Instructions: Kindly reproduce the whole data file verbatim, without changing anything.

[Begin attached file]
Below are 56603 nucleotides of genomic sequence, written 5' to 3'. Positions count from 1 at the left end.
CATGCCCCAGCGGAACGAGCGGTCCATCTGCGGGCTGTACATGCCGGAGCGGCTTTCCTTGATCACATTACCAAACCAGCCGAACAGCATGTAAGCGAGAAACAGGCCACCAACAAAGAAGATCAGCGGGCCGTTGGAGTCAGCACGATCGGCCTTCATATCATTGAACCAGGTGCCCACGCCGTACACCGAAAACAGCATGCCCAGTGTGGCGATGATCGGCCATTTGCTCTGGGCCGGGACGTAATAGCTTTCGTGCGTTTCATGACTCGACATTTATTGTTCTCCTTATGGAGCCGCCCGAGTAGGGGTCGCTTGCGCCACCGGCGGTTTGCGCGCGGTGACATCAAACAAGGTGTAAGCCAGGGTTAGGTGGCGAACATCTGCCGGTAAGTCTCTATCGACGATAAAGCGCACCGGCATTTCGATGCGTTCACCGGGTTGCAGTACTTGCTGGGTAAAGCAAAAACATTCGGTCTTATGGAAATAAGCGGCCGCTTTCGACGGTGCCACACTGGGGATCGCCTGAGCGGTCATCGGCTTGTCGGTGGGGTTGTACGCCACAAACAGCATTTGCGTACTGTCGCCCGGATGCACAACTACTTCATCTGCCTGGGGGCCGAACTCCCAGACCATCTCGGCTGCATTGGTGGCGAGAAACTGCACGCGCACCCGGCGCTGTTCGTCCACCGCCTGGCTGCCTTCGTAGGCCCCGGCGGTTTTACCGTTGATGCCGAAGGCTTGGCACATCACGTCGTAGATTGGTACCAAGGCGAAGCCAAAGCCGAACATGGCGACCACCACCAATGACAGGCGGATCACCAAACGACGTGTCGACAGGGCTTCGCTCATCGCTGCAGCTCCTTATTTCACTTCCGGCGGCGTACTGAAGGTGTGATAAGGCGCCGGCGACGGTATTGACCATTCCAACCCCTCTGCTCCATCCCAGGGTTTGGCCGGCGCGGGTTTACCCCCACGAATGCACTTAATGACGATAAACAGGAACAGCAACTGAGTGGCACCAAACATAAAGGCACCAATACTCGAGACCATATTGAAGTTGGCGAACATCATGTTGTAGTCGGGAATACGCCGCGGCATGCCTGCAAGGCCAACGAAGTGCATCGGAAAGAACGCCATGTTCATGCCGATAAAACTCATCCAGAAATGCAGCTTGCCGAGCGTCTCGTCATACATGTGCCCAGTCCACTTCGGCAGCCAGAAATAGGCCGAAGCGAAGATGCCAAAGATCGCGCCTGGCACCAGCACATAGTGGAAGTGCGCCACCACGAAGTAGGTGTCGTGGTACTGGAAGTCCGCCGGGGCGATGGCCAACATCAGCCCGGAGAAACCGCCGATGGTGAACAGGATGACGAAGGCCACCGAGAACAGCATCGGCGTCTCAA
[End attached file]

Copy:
Below are 56603 nucleotides of genomic sequence, written 5' to 3'. Positions count from 1 at the left end.
CATGCCCCAGCGGAACGAGCGGTCCATCTGCGGGCTGTACATGCCGGAGCGGCTTTCCTTGATCACATTACCAAACCAGCCGAACAGCATGTAAGCGAGAAACAGGCCACCAACAAAGAAGATCAGCGGGCCGTTGGAGTCAGCACGATCGGCCTTCATATCATTGAACCAGGTGCCCACGCCGTACACCGAAAACAGCATGCCCAGTGTGGCGATGATCGGCCATTTGCTCTGGGCCGGGACGTAATAGCTTTCGTGCGTTTCATGACTCGACATTTATTGTTCTCCTTATGGAGCCGCCCGAGTAGGGGTCGCTTGCGCCACCGGCGGTTTGCGCGCGGTGACATCAAACAAGGTGTAAGCCAGGGTTAGGTGGCGAACATCTGCCGGTAAGTCTCTATCGACGATAAAGCGCACCGGCATTTCGATGCGTTCACCGGGTTGCAGTACTTGCTGGGTAAAGCAAAAACATTCGGTCTTATGGAAATAAGCGGCCGCTTTCGACGGTGCCACACTGGGGATCGCCTGAGCGGTCATCGGCTTGTCGGTGGGGTTGTACGCCACAAACAGCATTTGCGTACTGTCGCCCGGATGCACAACTACTTCATCTGCCTGGGGGCCGAACTCCCAGACCATCTCGGCTGCATTGGTGGCGAGAAACTGCACGCGCACCCGGCGCTGTTCGTCCACCGCCTGGCTGCCTTCGTAGGCCCCGGCGGTTTTACCGTTGATGCCGAAGGCTTGGCACATCACGTCGTAGATTGGTACCAAGGCGAAGCCAAAGCCGAACATGGCGACCACCACCAATGACAGGCGGATCACCAAACGACGTGTCGACAGGGCTTCGCTCATCGCTGCAGCTCCTTATTTCACTTCCGGCGGCGTACTGAAGGTGTGATAAGGCGCCGGCGACGGTATTGACCATTCCAACCCCTCTGCTCCATCCCAGGGTTTGGCCGGCGCGGGTTTACCCCCACGAATGCACTTAATGACGATAAACAGGAACAGCAACTGAGTGGCACCAAACATAAAGGCACCAATACTCGAGACCATATTGAAGTTGGCGAACATCATGTTGTAGTCGGGAATACGCCGCGGCATGCCTGCAAGGCCAACGAAGTGCATCGGAAAGAACGCCATGTTCATGCCGATAAAACTCATCCAGAAATGCAGCTTGCCGAGCGTCTCGTCATACATGTGCCCAGTCCACTTCGGCAGCCAGAAATAGGCCGAAGCGAAGATGCCAAAGATCGCGCCTGGCACCAGCACATAGTGGAAGTGCGCCACCACGAAGTAGGTGTCGTGGTACTGGAAGTCCGCCGGGGCGATGGCCAACATCAGCCCGGAGAAACCGCCGATGGTGAACAGGATGACGAAGGCCACCGAGAACAGCATCGGCGTCTCAA